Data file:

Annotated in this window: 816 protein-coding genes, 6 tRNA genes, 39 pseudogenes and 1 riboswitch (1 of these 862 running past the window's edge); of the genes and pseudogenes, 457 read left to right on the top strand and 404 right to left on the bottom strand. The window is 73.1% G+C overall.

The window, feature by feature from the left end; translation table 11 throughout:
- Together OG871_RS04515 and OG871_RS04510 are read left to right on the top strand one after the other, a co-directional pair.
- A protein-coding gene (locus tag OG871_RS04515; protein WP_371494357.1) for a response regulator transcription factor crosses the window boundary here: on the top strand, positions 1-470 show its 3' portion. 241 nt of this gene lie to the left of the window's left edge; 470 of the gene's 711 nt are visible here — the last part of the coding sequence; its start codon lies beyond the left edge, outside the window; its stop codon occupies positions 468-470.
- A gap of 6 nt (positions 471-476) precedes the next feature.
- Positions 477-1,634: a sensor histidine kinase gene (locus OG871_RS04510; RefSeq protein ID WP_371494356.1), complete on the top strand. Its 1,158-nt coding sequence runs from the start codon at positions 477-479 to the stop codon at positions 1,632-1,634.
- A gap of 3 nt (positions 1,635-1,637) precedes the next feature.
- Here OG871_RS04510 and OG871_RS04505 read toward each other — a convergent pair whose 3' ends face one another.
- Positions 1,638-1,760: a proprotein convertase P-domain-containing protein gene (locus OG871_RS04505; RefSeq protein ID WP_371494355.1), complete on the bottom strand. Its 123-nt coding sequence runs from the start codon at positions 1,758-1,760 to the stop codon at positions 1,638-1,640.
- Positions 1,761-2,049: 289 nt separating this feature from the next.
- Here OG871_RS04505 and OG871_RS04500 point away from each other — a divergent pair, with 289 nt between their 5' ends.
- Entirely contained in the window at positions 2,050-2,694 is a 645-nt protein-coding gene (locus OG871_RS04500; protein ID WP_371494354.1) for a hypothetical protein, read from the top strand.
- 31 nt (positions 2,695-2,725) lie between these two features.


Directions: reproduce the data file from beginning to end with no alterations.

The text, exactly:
Annotated in this window: 816 protein-coding genes, 6 tRNA genes, 39 pseudogenes and 1 riboswitch (1 of these 862 running past the window's edge); of the genes and pseudogenes, 457 read left to right on the top strand and 404 right to left on the bottom strand. The window is 73.1% G+C overall.

The window, feature by feature from the left end; translation table 11 throughout:
- Together OG871_RS04515 and OG871_RS04510 are read left to right on the top strand one after the other, a co-directional pair.
- A protein-coding gene (locus tag OG871_RS04515; protein WP_371494357.1) for a response regulator transcription factor crosses the window boundary here: on the top strand, positions 1-470 show its 3' portion. 241 nt of this gene lie to the left of the window's left edge; 470 of the gene's 711 nt are visible here — the last part of the coding sequence; its start codon lies beyond the left edge, outside the window; its stop codon occupies positions 468-470.
- A gap of 6 nt (positions 471-476) precedes the next feature.
- Positions 477-1,634: a sensor histidine kinase gene (locus OG871_RS04510; RefSeq protein ID WP_371494356.1), complete on the top strand. Its 1,158-nt coding sequence runs from the start codon at positions 477-479 to the stop codon at positions 1,632-1,634.
- A gap of 3 nt (positions 1,635-1,637) precedes the next feature.
- Here OG871_RS04510 and OG871_RS04505 read toward each other — a convergent pair whose 3' ends face one another.
- Positions 1,638-1,760: a proprotein convertase P-domain-containing protein gene (locus OG871_RS04505; RefSeq protein ID WP_371494355.1), complete on the bottom strand. Its 123-nt coding sequence runs from the start codon at positions 1,758-1,760 to the stop codon at positions 1,638-1,640.
- Positions 1,761-2,049: 289 nt separating this feature from the next.
- Here OG871_RS04505 and OG871_RS04500 point away from each other — a divergent pair, with 289 nt between their 5' ends.
- Entirely contained in the window at positions 2,050-2,694 is a 645-nt protein-coding gene (locus OG871_RS04500; protein ID WP_371494354.1) for a hypothetical protein, read from the top strand.
- 31 nt (positions 2,695-2,725) lie between these two features.